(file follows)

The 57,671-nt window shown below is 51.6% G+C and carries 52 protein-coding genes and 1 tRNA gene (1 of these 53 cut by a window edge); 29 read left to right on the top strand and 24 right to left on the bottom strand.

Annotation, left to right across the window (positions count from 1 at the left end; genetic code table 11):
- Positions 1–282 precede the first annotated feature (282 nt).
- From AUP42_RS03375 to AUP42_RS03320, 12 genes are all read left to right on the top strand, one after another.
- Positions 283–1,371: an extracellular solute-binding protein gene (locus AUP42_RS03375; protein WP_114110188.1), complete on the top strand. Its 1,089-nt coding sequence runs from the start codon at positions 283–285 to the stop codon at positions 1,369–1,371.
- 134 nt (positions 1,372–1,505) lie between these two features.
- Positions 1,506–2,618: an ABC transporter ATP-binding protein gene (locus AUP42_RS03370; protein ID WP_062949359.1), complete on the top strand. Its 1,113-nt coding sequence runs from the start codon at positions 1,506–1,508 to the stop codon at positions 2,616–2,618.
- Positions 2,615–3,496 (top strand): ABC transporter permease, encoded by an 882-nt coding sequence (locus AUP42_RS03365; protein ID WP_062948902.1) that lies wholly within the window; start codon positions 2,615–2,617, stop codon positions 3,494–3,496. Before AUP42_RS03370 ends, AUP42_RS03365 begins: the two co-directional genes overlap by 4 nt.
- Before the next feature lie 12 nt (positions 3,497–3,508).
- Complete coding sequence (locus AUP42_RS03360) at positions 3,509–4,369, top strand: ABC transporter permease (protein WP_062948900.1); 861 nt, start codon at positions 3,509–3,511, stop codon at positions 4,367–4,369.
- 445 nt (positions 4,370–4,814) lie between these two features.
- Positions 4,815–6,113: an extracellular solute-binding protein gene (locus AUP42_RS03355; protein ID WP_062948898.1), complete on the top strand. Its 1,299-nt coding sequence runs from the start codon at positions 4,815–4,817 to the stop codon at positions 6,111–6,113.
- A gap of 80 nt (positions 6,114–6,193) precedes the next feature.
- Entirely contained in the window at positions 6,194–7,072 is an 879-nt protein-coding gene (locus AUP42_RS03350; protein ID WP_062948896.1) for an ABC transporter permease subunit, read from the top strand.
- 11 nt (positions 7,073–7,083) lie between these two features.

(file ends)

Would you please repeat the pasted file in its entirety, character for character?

The 57,671-nt window shown below is 51.6% G+C and carries 52 protein-coding genes and 1 tRNA gene (1 of these 53 cut by a window edge); 29 read left to right on the top strand and 24 right to left on the bottom strand.

Annotation, left to right across the window (positions count from 1 at the left end; genetic code table 11):
- Positions 1–282 precede the first annotated feature (282 nt).
- From AUP42_RS03375 to AUP42_RS03320, 12 genes are all read left to right on the top strand, one after another.
- Positions 283–1,371: an extracellular solute-binding protein gene (locus AUP42_RS03375; protein WP_114110188.1), complete on the top strand. Its 1,089-nt coding sequence runs from the start codon at positions 283–285 to the stop codon at positions 1,369–1,371.
- 134 nt (positions 1,372–1,505) lie between these two features.
- Positions 1,506–2,618: an ABC transporter ATP-binding protein gene (locus AUP42_RS03370; protein ID WP_062949359.1), complete on the top strand. Its 1,113-nt coding sequence runs from the start codon at positions 1,506–1,508 to the stop codon at positions 2,616–2,618.
- Positions 2,615–3,496 (top strand): ABC transporter permease, encoded by an 882-nt coding sequence (locus AUP42_RS03365; protein ID WP_062948902.1) that lies wholly within the window; start codon positions 2,615–2,617, stop codon positions 3,494–3,496. Before AUP42_RS03370 ends, AUP42_RS03365 begins: the two co-directional genes overlap by 4 nt.
- Before the next feature lie 12 nt (positions 3,497–3,508).
- Complete coding sequence (locus AUP42_RS03360) at positions 3,509–4,369, top strand: ABC transporter permease (protein WP_062948900.1); 861 nt, start codon at positions 3,509–3,511, stop codon at positions 4,367–4,369.
- 445 nt (positions 4,370–4,814) lie between these two features.
- Positions 4,815–6,113: an extracellular solute-binding protein gene (locus AUP42_RS03355; protein ID WP_062948898.1), complete on the top strand. Its 1,299-nt coding sequence runs from the start codon at positions 4,815–4,817 to the stop codon at positions 6,111–6,113.
- A gap of 80 nt (positions 6,114–6,193) precedes the next feature.
- Entirely contained in the window at positions 6,194–7,072 is an 879-nt protein-coding gene (locus AUP42_RS03350; protein ID WP_062948896.1) for an ABC transporter permease subunit, read from the top strand.
- 11 nt (positions 7,073–7,083) lie between these two features.